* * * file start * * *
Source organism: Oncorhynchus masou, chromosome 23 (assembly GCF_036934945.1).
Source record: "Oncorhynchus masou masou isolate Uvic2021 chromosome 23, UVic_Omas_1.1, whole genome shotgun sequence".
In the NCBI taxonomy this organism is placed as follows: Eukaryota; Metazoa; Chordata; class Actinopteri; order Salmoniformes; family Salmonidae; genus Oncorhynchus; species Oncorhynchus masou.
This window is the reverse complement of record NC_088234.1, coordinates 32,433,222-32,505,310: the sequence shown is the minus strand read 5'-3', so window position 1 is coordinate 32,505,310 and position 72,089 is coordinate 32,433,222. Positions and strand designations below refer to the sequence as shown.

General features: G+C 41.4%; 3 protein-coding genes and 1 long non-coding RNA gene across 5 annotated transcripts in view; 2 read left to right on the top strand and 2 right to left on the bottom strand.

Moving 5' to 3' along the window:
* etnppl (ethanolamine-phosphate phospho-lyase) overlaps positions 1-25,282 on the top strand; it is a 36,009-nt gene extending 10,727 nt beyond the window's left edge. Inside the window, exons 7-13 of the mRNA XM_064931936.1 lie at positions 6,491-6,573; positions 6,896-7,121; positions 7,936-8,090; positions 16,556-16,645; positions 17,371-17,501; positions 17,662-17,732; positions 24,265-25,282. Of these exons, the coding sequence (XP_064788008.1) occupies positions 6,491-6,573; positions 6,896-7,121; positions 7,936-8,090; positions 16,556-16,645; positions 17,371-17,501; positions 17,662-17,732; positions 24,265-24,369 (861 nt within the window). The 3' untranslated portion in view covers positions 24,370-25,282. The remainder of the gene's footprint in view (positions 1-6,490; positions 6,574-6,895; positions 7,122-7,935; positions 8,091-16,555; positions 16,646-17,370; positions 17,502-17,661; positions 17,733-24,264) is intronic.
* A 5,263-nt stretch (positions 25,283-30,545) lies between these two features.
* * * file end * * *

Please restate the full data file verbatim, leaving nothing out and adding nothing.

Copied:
Source organism: Oncorhynchus masou, chromosome 23 (assembly GCF_036934945.1).
Source record: "Oncorhynchus masou masou isolate Uvic2021 chromosome 23, UVic_Omas_1.1, whole genome shotgun sequence".
In the NCBI taxonomy this organism is placed as follows: Eukaryota; Metazoa; Chordata; class Actinopteri; order Salmoniformes; family Salmonidae; genus Oncorhynchus; species Oncorhynchus masou.
This window is the reverse complement of record NC_088234.1, coordinates 32,433,222-32,505,310: the sequence shown is the minus strand read 5'-3', so window position 1 is coordinate 32,505,310 and position 72,089 is coordinate 32,433,222. Positions and strand designations below refer to the sequence as shown.

General features: G+C 41.4%; 3 protein-coding genes and 1 long non-coding RNA gene across 5 annotated transcripts in view; 2 read left to right on the top strand and 2 right to left on the bottom strand.

Moving 5' to 3' along the window:
* etnppl (ethanolamine-phosphate phospho-lyase) overlaps positions 1-25,282 on the top strand; it is a 36,009-nt gene extending 10,727 nt beyond the window's left edge. Inside the window, exons 7-13 of the mRNA XM_064931936.1 lie at positions 6,491-6,573; positions 6,896-7,121; positions 7,936-8,090; positions 16,556-16,645; positions 17,371-17,501; positions 17,662-17,732; positions 24,265-25,282. Of these exons, the coding sequence (XP_064788008.1) occupies positions 6,491-6,573; positions 6,896-7,121; positions 7,936-8,090; positions 16,556-16,645; positions 17,371-17,501; positions 17,662-17,732; positions 24,265-24,369 (861 nt within the window). The 3' untranslated portion in view covers positions 24,370-25,282. The remainder of the gene's footprint in view (positions 1-6,490; positions 6,574-6,895; positions 7,122-7,935; positions 8,091-16,555; positions 16,646-17,370; positions 17,502-17,661; positions 17,733-24,264) is intronic.
* A 5,263-nt stretch (positions 25,283-30,545) lies between these two features.